Cash for clunkers: Victoria tests safe car grant scheme for young drivers

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Young drivers in regional areas are 15 times more likely to be killed in an accident. In what is believed to be an Australian first, the Victorian government is offering $5,000 to those willing to trade in their old car for something newer.


Young drivers in Victoria considering upgrading an unsafe old car could receive up to $5,000 to help them buy a newer model, thanks to an expansion of a scheme called ‘Unsafe2safe’.

The Victorian Government is currently carrying out the second phase of a trial with 1,000 motorists – those aged 18 to 25 from regional areas – who are willing to buy a newer, safer vehicle from a dealer.

In addition to age and geographic restrictions, those wishing to participate must hold a Victorian driving license and be the registered owner of a vehicle aged 16 or over – and with a safety rating of two stars or less (or not not be classified).



Eligible candidates can apply to be part of the trial program, with 1,000 drivers to be selected at random.

For successful entrants, the state government will pay up to $5,000 to a participating dealer for a car that is 10 years old or younger and has a high safety rating – with the buyer to pay the balance and associated fees .

Vehicles costing no more than $30,000 with a five-star ANCAP rating less than six years old — or a used-car safety rating or four stars or higher — will be considered, while probationary license holders will be limited to non-prohibited vehicles.



Vehicles that have been recorded on the national register as a recoverable loss are also excluded.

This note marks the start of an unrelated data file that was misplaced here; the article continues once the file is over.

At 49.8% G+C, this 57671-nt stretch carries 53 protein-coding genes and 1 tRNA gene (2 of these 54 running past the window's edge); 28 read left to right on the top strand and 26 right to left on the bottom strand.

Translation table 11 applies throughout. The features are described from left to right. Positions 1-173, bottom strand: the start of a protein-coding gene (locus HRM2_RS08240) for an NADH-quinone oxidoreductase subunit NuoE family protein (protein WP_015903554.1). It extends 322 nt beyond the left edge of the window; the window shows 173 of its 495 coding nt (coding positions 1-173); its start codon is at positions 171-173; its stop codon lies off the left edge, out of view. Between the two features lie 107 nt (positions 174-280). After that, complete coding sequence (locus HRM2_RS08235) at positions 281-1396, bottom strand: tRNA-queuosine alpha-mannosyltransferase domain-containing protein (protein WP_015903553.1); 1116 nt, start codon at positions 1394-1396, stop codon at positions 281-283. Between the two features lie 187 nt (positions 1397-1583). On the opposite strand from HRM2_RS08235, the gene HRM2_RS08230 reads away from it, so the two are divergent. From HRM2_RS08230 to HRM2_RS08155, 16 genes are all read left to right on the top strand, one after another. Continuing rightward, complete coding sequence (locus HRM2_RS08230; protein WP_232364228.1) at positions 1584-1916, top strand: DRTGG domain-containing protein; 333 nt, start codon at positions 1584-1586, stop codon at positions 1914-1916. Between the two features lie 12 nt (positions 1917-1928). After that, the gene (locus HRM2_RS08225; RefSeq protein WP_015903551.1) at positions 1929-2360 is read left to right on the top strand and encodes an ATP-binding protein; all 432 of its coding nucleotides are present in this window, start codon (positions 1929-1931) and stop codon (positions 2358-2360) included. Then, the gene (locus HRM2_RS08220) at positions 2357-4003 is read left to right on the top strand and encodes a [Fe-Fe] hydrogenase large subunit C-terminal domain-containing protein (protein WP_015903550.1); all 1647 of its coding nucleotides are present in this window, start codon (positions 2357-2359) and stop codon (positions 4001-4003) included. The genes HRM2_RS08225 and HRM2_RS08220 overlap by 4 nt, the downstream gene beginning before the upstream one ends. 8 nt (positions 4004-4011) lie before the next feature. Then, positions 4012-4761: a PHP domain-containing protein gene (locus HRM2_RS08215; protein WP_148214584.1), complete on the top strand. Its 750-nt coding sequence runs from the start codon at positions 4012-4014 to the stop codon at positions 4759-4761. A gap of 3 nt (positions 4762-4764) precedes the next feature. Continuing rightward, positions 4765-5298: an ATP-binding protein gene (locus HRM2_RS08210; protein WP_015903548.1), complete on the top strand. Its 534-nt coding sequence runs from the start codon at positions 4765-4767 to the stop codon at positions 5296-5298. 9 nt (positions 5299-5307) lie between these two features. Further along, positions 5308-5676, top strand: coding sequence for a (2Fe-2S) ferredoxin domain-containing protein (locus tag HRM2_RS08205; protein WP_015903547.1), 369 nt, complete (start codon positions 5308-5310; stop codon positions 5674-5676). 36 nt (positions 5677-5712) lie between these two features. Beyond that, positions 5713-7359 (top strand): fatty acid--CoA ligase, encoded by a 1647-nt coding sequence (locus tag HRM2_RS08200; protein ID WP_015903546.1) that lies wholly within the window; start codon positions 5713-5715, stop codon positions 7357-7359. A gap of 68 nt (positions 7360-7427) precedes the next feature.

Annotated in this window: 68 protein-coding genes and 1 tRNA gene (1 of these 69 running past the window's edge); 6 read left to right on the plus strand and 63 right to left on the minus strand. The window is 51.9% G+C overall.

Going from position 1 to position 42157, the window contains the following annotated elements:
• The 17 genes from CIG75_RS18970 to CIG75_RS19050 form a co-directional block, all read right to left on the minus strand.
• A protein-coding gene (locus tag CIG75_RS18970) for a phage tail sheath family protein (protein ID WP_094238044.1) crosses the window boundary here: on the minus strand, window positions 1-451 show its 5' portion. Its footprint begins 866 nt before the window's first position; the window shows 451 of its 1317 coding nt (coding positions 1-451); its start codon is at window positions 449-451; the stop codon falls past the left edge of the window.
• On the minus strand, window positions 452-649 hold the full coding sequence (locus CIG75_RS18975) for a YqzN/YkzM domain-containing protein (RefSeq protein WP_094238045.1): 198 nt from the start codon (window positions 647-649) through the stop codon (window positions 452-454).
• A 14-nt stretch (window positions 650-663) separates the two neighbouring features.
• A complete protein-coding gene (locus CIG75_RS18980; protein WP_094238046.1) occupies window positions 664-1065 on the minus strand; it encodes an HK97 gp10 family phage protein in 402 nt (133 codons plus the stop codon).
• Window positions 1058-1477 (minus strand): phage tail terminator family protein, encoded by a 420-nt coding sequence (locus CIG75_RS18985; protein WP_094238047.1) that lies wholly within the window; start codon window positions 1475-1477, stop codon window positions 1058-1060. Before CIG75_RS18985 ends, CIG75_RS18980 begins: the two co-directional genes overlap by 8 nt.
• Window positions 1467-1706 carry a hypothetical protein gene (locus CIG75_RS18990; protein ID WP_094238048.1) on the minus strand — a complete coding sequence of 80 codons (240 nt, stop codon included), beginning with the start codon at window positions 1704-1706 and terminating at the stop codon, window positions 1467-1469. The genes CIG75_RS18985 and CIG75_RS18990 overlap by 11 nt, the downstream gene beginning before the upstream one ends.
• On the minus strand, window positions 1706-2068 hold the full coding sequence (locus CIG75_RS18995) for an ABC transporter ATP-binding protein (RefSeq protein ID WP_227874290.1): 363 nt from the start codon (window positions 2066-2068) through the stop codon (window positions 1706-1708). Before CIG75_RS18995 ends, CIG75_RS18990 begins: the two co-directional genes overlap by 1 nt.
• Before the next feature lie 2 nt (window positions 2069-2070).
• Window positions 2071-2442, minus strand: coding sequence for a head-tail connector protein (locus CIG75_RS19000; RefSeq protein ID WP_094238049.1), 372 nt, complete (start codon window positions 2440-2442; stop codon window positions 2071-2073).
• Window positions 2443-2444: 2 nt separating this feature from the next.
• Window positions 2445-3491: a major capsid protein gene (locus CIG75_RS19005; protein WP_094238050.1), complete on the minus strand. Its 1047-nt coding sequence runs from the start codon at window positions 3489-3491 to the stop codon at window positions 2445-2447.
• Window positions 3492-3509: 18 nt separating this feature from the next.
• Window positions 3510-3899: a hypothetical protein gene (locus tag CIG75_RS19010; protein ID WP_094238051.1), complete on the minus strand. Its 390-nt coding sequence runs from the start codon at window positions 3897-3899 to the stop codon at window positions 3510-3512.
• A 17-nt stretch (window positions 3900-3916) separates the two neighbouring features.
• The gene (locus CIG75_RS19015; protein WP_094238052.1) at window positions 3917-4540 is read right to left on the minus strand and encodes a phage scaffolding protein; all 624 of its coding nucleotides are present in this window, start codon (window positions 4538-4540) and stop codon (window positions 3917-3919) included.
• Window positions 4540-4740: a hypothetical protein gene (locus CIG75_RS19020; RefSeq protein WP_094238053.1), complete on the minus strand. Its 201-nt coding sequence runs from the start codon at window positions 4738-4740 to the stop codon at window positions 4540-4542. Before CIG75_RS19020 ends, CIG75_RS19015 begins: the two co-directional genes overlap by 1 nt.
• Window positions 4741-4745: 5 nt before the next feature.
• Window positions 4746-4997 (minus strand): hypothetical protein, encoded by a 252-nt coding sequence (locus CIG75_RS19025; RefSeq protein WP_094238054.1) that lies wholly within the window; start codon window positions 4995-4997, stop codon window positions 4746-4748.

Old vehicles traded in by eligible drivers will be dismantled and scrapped under the $6.9 million program.

The first phase of the trial started in 2021, with young drivers from the Ballarat and Bendigo areas who have already started the process of cashing in their old car for something newer and safer.



Now Unsafe2safe has been extended to include all of regional Victoria.

Young motorists in regional areas are the main target of the program, with data showing that this group is 15 times more likely to be killed in a car accident than the state average.

In January 2021, the Government of Victoria announced it would explore a trial for low-income motorists in regional areas to access “affordable, short-term leases on newer, safer cars”, according to a press release at the time.



While safety is the central idea behind the schemes, removing older cars from the country’s roads – and lowering the average age of the Australian fleet by one year – “would save up to 1,377 lives and create a $19.7 billion in trauma and reduced emissions over 20 years,” according to a 2017 study by the Australian Automobile Association.

The same study found that lowering the average age of the Australian car fleet by one year could also reduce road accidents by around 5%, thanks to safety technology such as electronic stability control ( ECS) which can prevent a skid.

Similar government programs offering cash for older cars – colloquially known as “cash for scrap” – have been implemented in countries like the United States to help stimulate the economy during recessions.



A similar idea was floated by the federal government in 2010 under the guise of improving emissions – known as the “cleaner car rebate” – but the proposal was eventually scrapped, with funds instead allocated to victims of the floods that occurred during the period.

Those interested in learning more about the scheme can visit the VicRoads website by clicking here, while inquiries can be made through the unsafe2safe page on the Engage Victoria website, available here.

Ben Zachary

Ben Zachariah is an experienced automotive writer and journalist from Melbourne, having worked in the automotive industry for over 15 years. Ben was previously an interstate truck driver and completed his MBA in finance in early 2021. He is considered an expert in the field of classic car investing.

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